This weekend was a cultural extravaganza, Saturday was the Eurovision Song Contest (or Grand Prix as they call it here, to the confusion of those Eurovirgins at Sexpat Emma's party, where are the cars they asked) and Sunday was proper theatre at the annual Reckinghausen Arts Festival.
The Eurovision party was great fun, everyone got into the spirit of the evening by dressing up to represent their favoured country, and very un P.C. we were too, Nana Mouskouri was there for Greece, both Russia and Azerbajan were represented by hookers, Germany had her boobs on show in a dirndl, Spain had even managed to convince her husband to dress up (admittedly Russia had her pimp alongside, altho I think he was channelling sport rather than sex) the most the other males could manage were shirts of appropriate colours - but at least they were there, at a Eurovision party (drinking beer on the terrace & monitoring the bbq for the majority of the evening it must be said, but they were there). Sweden had on a Swedish ice hockey shirt, Ireland was clad in orange, white and green, Norway had one partner in white the other in red, France channelled the clothing of the French entry (itsy bitsy hotpants) and I was regal in purple with matching crown for the United Kingdom.
I don't think there were many of us there who could say we watched the whole of every entrant, although everyone watched the Russian grannies (5 (or was or 6) elderly ladies dressed in age appropriate Russian garb, combined age apparently 484, I'm sure one of them had no teeth) they were...entertaining although I think Jedward for Ireland, embodied the Eurovision spirit more - for heaven's sake, they were dressed from head to toe in silver lamé suits, they performed handsprings and cartwheels and had a huge fountain in the centre of the stage (the song was titled "Waterline" I think...) it doesn't get more Euro than that.
But the results showed the same old story, countries voting for their neighbours. Which is why the U.K. ended up 2nd from bottom while Russia was 2nd from top. Sweden won with a song that would (and maybe will) be quite at home in the clubs this summer, a good choice.
Sunday and Sing, Marianne and I had tickets to see Cate Blanchett in "Gross und Klein". A German play written in the 70's, set in the cold war era, but performed in English by an Australian theatre troupe...and not just 'a play' either, but a 'plot-free' piece of theatre, I wont bore you with details but the review in the Guardian is bang on. Cate is incredible, mesmerising, and a damn good job too because the actual story...hmmm, was there a story?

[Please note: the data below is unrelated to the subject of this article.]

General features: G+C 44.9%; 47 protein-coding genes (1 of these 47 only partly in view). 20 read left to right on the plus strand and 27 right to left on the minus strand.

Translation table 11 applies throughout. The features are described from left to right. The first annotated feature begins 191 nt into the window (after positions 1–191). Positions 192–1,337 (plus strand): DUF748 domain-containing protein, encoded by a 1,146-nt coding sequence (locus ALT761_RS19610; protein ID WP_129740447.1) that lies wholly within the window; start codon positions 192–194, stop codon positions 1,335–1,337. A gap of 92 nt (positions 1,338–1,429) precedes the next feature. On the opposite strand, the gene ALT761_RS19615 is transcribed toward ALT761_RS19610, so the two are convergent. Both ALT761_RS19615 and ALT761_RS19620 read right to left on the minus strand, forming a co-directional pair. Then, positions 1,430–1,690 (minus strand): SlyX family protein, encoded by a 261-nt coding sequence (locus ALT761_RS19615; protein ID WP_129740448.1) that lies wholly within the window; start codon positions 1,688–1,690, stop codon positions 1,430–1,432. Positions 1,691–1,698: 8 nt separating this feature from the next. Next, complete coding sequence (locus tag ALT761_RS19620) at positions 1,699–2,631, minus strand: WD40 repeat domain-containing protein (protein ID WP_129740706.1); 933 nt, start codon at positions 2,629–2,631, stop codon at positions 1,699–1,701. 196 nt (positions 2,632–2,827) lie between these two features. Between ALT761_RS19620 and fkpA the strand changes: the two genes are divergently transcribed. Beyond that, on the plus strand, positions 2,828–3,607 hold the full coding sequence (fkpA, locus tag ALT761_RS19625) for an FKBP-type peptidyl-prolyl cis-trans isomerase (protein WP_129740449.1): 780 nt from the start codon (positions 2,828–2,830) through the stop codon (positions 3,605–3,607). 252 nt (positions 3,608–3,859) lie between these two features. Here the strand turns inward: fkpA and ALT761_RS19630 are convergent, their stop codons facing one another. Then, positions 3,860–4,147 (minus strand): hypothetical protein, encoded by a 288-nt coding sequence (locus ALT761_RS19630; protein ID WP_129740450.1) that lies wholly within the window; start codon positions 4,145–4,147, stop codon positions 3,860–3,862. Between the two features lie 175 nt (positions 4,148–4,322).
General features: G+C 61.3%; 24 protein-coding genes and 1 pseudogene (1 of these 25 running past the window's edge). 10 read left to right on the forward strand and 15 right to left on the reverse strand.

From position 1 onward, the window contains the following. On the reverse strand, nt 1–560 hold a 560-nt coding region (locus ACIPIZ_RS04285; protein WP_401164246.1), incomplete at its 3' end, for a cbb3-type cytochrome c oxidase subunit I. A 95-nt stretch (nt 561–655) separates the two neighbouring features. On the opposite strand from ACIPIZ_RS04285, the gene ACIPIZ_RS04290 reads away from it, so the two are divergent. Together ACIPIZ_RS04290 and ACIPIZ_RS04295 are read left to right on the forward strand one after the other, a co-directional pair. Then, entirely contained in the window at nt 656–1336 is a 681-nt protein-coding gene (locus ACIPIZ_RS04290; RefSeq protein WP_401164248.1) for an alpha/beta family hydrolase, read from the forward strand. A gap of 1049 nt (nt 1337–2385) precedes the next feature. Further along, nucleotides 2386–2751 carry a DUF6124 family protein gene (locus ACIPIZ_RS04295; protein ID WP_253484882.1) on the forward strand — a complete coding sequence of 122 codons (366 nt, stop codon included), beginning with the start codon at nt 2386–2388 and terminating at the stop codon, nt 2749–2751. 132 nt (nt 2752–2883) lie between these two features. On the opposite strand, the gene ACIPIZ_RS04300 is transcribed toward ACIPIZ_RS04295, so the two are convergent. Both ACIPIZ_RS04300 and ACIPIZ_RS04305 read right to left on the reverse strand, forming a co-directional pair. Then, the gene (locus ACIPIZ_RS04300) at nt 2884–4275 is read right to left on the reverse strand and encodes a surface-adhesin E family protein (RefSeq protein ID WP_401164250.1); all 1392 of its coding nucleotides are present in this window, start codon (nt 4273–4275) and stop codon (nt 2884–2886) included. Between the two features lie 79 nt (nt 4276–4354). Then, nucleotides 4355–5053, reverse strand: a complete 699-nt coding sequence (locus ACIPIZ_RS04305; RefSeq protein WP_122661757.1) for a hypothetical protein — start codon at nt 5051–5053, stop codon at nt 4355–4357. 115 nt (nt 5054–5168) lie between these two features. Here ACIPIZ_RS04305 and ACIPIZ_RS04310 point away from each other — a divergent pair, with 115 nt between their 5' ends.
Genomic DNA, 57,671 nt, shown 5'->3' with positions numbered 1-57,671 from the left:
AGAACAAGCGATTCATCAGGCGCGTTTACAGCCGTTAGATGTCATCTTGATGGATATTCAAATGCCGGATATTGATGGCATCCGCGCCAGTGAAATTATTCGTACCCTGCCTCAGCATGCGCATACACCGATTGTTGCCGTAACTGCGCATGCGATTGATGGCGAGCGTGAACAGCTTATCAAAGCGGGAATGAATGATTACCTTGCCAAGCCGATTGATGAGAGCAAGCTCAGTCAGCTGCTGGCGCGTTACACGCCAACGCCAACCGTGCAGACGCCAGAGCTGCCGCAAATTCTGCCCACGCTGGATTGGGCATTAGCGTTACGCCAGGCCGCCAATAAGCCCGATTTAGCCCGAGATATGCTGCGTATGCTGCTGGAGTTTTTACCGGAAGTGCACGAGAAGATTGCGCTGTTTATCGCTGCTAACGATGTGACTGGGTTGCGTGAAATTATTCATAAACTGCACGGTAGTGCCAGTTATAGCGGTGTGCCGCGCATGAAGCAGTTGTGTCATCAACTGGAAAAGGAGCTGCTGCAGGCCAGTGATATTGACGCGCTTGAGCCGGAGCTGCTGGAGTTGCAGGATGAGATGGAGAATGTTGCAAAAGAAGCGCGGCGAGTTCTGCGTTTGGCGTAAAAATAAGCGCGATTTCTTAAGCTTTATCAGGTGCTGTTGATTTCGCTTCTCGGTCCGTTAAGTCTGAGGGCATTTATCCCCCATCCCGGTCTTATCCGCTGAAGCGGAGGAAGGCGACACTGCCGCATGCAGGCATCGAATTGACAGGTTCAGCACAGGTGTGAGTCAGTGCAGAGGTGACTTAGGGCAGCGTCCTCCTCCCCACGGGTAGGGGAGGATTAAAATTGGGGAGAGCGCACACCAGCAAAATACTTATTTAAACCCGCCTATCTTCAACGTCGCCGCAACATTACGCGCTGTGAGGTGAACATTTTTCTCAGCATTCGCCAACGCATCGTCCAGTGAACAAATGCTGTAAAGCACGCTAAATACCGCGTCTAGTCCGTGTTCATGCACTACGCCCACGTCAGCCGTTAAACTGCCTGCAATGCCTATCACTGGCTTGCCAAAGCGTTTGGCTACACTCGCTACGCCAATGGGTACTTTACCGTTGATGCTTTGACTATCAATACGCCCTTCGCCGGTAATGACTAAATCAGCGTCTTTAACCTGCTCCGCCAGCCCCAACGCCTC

I loved the staging of the play, minimalistic and very clever. But I'm saved the dilemma of deciding whether to recommend whether people shoild go or not because I think it's sold out!
It has to be said that we had as much fun before the show and in the (way too short) interval* people watching and passing comment on the fashions, no that implies more style than was observed, clothing worn to the theatre on a hot, sunny evening** and also indulging in the new Scott Mills game. I heard this 'game' first being played on BBC3's coverage of the Eurovision semi finals on Thursday***. Scott Mills and Sara Cox (both Radio 1 dj's) were compering the show for the U.K. audiences and Scott suggested to Sara that they play the game he and his friends play when on holiday, "gay or european". You see a person and have to say whether they are gay or european (european I guess because some Europeans have a certain style and way of dressing and grooming themselves that might lead the casual observer to think that they're gay.) A totally un P.C. game I know, but in my defence I heard about it from a guy who is himself gay, so if he thinks it's amusing to play then where's the harm? We played**** this on Saturday night (afterall the Eurovision song contest is a notoriously gay fest) and picked it up again at the theatre, but on Sunday I suggested the modification of 'european or non european' to avoid the possible embarassment of being overheard and understood (the play was in English afterall, although with German overtitles*****).
All in all I think my weekend has balanced itself out. An evening of totally trashy TV followed by an evening of such dense culture that I'm good for the rest of the year now!
* the play is almost 3 hours long, and we had 15 minutes to get down (and then back up) maybe four flights of stairs (we were fourth row from the back, right up in the gods) and then queue and queue and queue for a drink (27C outside + no A/C inside + a meandering, hard to follow plot = cold caffeine intake mandatory).
** but I think more on that in another blog, there's so much more that can be said about German clothing choices.
*** hadn't planned to watch it, but it becomes a little addictive.
**** played implies possibly more action and commitment than actually occurs, all that is required to participate is pointing (surreptitiously if out in public) at the 'victim' and asking "gay or european?"
***** as in up above the stage, rather than at the bottom, along the edge of the stage, where they mightn't be seen.